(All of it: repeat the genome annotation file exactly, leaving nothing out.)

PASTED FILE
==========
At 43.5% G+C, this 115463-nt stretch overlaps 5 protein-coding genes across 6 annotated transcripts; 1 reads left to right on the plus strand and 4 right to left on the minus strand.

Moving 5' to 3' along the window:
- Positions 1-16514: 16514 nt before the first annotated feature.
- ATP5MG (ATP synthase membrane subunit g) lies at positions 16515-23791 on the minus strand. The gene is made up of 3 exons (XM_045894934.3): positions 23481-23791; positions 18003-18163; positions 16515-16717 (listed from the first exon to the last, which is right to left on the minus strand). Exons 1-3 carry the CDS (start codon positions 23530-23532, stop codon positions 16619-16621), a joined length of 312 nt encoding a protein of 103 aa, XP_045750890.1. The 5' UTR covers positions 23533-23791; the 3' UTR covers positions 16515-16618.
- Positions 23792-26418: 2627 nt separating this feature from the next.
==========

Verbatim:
At 43.5% G+C, this 115463-nt stretch overlaps 5 protein-coding genes across 6 annotated transcripts; 1 reads left to right on the plus strand and 4 right to left on the minus strand.

Moving 5' to 3' along the window:
- Positions 1-16514: 16514 nt before the first annotated feature.
- ATP5MG (ATP synthase membrane subunit g) lies at positions 16515-23791 on the minus strand. The gene is made up of 3 exons (XM_045894934.3): positions 23481-23791; positions 18003-18163; positions 16515-16717 (listed from the first exon to the last, which is right to left on the minus strand). Exons 1-3 carry the CDS (start codon positions 23530-23532, stop codon positions 16619-16621), a joined length of 312 nt encoding a protein of 103 aa, XP_045750890.1. The 5' UTR covers positions 23533-23791; the 3' UTR covers positions 16515-16618.
- Positions 23792-26418: 2627 nt separating this feature from the next.